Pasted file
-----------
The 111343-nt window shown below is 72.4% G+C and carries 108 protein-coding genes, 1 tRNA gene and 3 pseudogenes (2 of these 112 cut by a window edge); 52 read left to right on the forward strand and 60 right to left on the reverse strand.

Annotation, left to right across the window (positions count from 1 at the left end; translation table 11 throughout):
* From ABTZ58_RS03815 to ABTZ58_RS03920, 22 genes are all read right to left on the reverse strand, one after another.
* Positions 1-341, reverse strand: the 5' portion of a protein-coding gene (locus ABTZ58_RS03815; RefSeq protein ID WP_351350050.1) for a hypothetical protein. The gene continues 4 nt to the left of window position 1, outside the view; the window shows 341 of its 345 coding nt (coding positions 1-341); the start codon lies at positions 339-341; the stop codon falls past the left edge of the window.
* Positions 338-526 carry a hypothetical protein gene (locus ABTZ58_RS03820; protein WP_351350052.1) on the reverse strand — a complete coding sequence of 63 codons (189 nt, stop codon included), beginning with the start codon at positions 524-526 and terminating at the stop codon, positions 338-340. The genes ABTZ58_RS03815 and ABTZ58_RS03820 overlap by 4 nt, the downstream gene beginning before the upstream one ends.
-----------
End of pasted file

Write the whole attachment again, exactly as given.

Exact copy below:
The 111343-nt window shown below is 72.4% G+C and carries 108 protein-coding genes, 1 tRNA gene and 3 pseudogenes (2 of these 112 cut by a window edge); 52 read left to right on the forward strand and 60 right to left on the reverse strand.

Annotation, left to right across the window (positions count from 1 at the left end; translation table 11 throughout):
* From ABTZ58_RS03815 to ABTZ58_RS03920, 22 genes are all read right to left on the reverse strand, one after another.
* Positions 1-341, reverse strand: the 5' portion of a protein-coding gene (locus ABTZ58_RS03815; RefSeq protein ID WP_351350050.1) for a hypothetical protein. The gene continues 4 nt to the left of window position 1, outside the view; the window shows 341 of its 345 coding nt (coding positions 1-341); the start codon lies at positions 339-341; the stop codon falls past the left edge of the window.
* Positions 338-526 carry a hypothetical protein gene (locus ABTZ58_RS03820; protein WP_351350052.1) on the reverse strand — a complete coding sequence of 63 codons (189 nt, stop codon included), beginning with the start codon at positions 524-526 and terminating at the stop codon, positions 338-340. The genes ABTZ58_RS03815 and ABTZ58_RS03820 overlap by 4 nt, the downstream gene beginning before the upstream one ends.